If you’ve worked in banking, you might be familiar with Monkey Business, a book about life in an investment banking division (IBD) as a Wall Street associate in the late 1990s. As a snapshot of 20-hour days spent on Excel models and interminable pitch books, plus inappropriate activities on the desk, it remains unsurpassed. Much has changed since it was written, except the use of Excel and PowerPoint.
Throughout the years, Microsoft maintained its grip on junior bankers… but not anymore. The coming generations are all about Python.
Already, around 50 percent of incoming analyst classes have some knowledge of Python coding. So suggested Adrian Crockett, a former managing director at Credit Suisse who now advises banks on digital innovation: “The industry always asked juniors to do less glamorous work, but now the juniors who think in computational terms are just saying, ‘That’s fine, I’ll delegate this to Python.’ They see an army of bots as their worker bees.”
The new “computationally literate” graduate recruits are driving a revolution in the way banks operate, Crockett added. Whereas in the past, bright young graduates were happy to work until 1 A.M. crunching models and making endless minor tweaks to pitchbooks, today’s juniors have a much lower threshold for tedious work. “Someone who thinks in computational terms will get bored much more quickly than someone who doesn’t,” Crockett continued. “Banks need to take advantage of the new generation of computational thinkers or they will find it much more difficult to hire the generation of bankers after that.”
The biggest banks are ahead of the curve. JPMorgan set up a team to ‘digitize dealmaking’ under ex-DCM banker Huw Richards in summer 2018. Richards has said he wants to ditch pitchbooks for data and insights on how past deals performed, in addition to the likely implications for deals in the future. His 40+ strong team includes includes analysts who began in traditional M&A roles and developed an interest in analytics, plus former employees of Palantir Technologies, the secretive data science company used by the likes of the CIA. In London, Richard’s team works closely with Dan Zinkin, a technologist who also manages IT for the global investment banking division. One of the first initiatives is a data analytics tool to predict the impact of activist shareholders.
Other banks are on the same journey. Goldman Sachs has spent the past few years building an ‘IBD strats’ team in India to automate investment banking functions. Lazard, that most old-school of banks, wants to build an automated activist defense tool powered by artificial intelligence.
Juniors who don’t know Python are being brought up to speed. Raoul-Gabriel Urma, an Imperial College graduate and Cambridge University PhD who specializes in training bankers in Python and data skills, says he’s trained 1,000 people in Python in 2019 and expects to train far more in 2020. Urma’s clients include major U.S. banks.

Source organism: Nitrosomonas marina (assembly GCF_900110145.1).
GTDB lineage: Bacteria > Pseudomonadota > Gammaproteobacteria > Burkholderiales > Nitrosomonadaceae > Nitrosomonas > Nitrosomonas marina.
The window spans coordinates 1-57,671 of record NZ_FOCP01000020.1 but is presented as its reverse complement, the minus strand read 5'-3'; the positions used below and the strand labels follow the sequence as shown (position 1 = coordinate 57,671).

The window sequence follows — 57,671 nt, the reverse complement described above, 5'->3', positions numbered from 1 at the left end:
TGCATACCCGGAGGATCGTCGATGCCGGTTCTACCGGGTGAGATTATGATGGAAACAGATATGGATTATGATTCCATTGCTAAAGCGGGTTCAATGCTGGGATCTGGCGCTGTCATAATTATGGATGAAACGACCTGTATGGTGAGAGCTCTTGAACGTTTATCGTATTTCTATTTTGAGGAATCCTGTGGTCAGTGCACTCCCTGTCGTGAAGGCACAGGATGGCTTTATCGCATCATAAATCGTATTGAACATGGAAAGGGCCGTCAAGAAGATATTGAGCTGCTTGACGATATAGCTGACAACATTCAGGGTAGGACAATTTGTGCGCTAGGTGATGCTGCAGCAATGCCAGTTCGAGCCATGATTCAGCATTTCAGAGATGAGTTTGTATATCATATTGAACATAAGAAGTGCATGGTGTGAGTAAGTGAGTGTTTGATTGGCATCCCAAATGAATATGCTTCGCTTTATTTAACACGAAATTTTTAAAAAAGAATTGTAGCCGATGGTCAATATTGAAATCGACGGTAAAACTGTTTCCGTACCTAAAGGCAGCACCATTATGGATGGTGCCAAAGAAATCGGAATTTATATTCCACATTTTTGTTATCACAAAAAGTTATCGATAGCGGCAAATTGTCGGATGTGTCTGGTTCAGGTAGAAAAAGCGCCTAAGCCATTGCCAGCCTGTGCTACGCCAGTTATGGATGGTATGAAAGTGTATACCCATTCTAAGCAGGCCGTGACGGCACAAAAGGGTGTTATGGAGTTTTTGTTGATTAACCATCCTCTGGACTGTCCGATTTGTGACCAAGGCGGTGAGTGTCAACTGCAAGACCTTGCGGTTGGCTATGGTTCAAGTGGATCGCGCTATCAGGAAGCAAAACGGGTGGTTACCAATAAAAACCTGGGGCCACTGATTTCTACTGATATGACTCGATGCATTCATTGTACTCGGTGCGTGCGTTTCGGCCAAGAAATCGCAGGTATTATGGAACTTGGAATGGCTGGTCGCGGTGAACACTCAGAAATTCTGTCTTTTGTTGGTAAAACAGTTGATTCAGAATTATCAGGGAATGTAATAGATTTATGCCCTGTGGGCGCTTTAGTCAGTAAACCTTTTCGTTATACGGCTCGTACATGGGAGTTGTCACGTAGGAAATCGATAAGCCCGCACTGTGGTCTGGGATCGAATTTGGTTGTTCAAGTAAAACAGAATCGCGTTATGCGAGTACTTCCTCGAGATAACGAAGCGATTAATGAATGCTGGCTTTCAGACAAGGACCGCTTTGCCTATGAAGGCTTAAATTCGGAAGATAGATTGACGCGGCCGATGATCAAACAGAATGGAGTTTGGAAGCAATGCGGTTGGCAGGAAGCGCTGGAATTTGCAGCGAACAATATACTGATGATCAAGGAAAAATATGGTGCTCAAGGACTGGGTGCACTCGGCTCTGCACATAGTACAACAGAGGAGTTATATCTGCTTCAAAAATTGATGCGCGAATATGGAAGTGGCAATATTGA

Python: Accelerating Banking Change
Python has already replaced Excel on trading floors, Urma added, echoing Matthew Hampson, deputy chief digital officer at Nomura: “If you want to work on a quick file, Excel is fine, but for anything more interesting Python is needed.” Senior traders are alert to their ignorance: “The MDs are saying they want us to train them too.”
As automation sweeps the front office, however, some are sounding a note of caution. Crockett believes most banks are still in no position to deliver on the expectations of their new Python experts: “When I arrive at my desk as an analyst who is using Excel, then I am good to go to do simple things like modeling an M&A target,” he said. “But if I want to model ALL likely M&A targets using predictive analytics, then I will probably find there is no infrastructure to help me. There’s not the data and there’s no access to the cloud. Banks need to do more than just enable today’s analysts to use Python if they are going to truly benefit from this next generation of bankers.”
For this reason, Crockett thinks banks need to make much broader changes than simply hiring juniors with Python expertise. New data infrastructure needs to be built, with the support of senior staff, which is easier said than done. “The politics are huge and the permafrost at the top is the biggest obstacle to digital transformation,” related one managing director at a large bank. Nonetheless, changes need to be made with some urgency: The new Python experts won’t stick around if they’re made to perform manual processes until 2 A.M. each morning. They’re simply not the same as their Excel predecessors.
A modified version of this article originally appeared in eFinancialCareers.